Date of Award
Master of Arts (MA)
Charlotte A.B. Yates
The unprecedented economic growth and development in China over the past two decades has been as impressive as it has been daunting. Surpassing all expectations, China's GDP continues to grow at an average of 6 - 8 percent annually since 1999. However such growth has not been without consequences including: 1) increased migration; 2) the increased gap between rural and urban development; 3) and the changing place of women in the economy and society as they are among the number of those migrating. The changing political economy of China has increased the costal-interior, urban-rural as well as gendered economic inequalities while exposing the inadequacies of social and labour policies to accommodate the changing needs of Chinese citizens. As a result, the rural and migrant women who have traditionally been marginalized continue to be vulnerable to the forces of market reform and globalization. It is therefore the purpose of this thesis to show that while the changing political economy in China has afforded rural women an opportunity to enter the off-farm labour market with the hope of improved economic security, policy deficiencies continue to marginalize migrant rural women by categorically framing them as second-class citizens within the cities they move into.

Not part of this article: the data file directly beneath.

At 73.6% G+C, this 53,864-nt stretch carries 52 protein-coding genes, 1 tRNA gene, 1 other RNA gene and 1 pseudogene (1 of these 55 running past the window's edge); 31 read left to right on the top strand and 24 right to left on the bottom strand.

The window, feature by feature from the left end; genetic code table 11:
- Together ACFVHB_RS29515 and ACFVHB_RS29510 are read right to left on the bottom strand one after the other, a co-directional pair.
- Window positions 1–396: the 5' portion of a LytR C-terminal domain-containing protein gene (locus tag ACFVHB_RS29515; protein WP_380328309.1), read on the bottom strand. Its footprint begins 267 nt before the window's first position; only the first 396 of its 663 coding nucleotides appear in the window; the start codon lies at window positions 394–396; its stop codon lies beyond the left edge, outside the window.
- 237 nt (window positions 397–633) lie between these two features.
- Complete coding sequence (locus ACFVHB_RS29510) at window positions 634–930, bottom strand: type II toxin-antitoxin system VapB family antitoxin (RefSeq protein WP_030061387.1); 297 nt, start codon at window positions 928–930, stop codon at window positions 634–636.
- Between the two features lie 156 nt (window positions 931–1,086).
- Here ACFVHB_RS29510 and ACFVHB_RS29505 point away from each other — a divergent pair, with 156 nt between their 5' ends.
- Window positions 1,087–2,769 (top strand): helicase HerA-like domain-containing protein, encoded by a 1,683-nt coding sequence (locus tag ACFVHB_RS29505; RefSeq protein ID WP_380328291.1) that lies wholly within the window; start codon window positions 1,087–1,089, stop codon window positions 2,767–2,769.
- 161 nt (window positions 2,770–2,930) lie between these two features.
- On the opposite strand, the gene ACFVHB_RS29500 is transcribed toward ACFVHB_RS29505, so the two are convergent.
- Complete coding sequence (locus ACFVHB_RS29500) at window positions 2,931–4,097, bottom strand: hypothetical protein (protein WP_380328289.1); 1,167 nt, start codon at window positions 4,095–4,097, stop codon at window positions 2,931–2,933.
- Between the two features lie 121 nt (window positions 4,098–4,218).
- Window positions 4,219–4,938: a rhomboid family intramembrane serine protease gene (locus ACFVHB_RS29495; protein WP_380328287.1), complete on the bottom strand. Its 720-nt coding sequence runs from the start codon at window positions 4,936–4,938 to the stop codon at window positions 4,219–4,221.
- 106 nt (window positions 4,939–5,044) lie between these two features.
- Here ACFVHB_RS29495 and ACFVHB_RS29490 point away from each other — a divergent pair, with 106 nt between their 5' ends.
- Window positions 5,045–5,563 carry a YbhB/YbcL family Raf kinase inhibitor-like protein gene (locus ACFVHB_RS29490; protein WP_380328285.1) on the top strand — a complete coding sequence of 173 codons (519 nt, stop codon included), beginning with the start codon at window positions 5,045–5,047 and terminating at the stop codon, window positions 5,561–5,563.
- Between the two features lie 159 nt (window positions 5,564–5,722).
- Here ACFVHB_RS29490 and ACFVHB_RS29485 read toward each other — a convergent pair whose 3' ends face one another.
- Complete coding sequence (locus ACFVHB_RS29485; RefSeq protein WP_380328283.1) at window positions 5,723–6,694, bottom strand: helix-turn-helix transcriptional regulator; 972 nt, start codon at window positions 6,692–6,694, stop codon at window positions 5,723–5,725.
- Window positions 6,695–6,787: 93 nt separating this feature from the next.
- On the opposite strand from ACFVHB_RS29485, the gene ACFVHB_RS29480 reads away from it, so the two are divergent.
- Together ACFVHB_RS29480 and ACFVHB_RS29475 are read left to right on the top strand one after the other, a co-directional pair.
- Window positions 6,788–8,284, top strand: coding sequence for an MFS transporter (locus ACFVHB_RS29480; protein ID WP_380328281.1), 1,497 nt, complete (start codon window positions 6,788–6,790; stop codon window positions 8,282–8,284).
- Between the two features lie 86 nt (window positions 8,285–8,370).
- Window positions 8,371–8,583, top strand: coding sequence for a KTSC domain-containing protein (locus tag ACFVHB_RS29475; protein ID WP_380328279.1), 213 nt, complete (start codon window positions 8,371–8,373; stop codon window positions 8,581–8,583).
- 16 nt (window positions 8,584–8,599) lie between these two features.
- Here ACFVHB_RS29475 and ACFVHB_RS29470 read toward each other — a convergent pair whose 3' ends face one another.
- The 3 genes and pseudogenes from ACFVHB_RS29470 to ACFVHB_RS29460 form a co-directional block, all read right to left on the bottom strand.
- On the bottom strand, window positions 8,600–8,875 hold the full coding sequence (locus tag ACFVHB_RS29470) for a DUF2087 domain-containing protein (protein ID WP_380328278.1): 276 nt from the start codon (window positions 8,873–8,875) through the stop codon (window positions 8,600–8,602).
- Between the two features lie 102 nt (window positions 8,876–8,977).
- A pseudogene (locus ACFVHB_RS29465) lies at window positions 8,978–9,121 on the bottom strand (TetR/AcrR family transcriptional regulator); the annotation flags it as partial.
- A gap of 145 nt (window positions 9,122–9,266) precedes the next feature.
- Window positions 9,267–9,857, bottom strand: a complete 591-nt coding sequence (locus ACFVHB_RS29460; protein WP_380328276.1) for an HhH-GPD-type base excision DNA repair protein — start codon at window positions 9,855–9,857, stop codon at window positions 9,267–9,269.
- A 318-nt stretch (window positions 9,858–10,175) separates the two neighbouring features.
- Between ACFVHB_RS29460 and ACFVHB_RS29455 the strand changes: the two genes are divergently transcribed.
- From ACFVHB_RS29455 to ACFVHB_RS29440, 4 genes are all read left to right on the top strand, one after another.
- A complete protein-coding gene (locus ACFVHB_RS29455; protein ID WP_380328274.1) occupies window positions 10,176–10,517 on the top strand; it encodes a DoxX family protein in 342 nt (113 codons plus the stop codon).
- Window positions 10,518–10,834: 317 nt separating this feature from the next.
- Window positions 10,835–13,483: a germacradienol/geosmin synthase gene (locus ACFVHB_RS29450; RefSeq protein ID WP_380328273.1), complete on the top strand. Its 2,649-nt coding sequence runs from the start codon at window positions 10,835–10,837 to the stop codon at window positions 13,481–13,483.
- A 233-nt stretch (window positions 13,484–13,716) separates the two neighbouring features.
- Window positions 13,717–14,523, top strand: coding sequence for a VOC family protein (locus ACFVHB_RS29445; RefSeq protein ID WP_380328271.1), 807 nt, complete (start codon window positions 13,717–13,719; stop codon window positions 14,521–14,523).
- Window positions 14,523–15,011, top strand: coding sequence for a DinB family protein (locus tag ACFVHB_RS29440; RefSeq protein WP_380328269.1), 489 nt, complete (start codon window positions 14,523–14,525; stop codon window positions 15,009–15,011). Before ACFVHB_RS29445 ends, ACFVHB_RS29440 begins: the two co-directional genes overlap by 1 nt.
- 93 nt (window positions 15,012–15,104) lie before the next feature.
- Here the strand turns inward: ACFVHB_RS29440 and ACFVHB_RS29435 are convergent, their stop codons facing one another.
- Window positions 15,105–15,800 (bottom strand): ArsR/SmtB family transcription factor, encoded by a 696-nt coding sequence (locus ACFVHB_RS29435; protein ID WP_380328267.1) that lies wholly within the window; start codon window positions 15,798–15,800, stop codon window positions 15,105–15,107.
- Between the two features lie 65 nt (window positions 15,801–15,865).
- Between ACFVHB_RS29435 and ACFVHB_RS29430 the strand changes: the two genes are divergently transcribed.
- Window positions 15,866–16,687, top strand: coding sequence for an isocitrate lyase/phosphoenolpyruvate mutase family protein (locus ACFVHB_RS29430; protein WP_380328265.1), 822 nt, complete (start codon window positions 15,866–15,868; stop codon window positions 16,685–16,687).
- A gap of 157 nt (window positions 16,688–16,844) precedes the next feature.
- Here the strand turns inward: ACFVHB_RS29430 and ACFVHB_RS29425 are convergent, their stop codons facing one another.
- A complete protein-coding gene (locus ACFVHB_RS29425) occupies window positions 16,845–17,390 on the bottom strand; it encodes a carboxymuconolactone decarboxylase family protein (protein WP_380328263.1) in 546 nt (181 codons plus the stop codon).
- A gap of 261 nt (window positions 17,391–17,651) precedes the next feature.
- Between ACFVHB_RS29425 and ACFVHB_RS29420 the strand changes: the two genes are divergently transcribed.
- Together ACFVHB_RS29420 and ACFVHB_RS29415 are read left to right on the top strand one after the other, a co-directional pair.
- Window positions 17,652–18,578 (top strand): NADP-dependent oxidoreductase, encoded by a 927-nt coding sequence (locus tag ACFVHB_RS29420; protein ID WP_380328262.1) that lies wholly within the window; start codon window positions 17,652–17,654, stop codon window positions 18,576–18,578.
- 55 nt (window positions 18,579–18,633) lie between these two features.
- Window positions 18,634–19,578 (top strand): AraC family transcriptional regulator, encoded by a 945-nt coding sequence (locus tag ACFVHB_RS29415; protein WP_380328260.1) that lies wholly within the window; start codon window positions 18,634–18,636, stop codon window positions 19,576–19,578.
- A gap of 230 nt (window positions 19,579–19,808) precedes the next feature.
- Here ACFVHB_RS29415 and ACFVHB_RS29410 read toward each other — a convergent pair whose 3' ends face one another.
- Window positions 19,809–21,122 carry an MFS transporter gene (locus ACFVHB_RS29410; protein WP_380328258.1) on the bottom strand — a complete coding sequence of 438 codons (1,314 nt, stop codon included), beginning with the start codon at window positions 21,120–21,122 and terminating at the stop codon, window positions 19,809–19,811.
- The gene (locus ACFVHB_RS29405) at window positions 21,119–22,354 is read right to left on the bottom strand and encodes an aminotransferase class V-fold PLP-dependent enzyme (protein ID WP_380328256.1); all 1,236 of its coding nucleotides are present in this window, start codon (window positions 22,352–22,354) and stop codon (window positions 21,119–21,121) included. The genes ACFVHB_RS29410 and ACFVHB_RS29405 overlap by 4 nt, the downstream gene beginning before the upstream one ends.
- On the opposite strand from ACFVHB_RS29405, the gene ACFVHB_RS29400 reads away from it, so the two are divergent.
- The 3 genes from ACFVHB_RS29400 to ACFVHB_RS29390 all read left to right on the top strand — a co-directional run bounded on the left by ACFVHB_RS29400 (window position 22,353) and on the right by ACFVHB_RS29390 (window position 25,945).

Tam, Melissa Y.E., "Marginalization or Empowennent? Rural Migrant Chinese Women in China's Changing Political Economy" (2006). Open Access Dissertations and Theses. Paper 5645.
McMaster University Library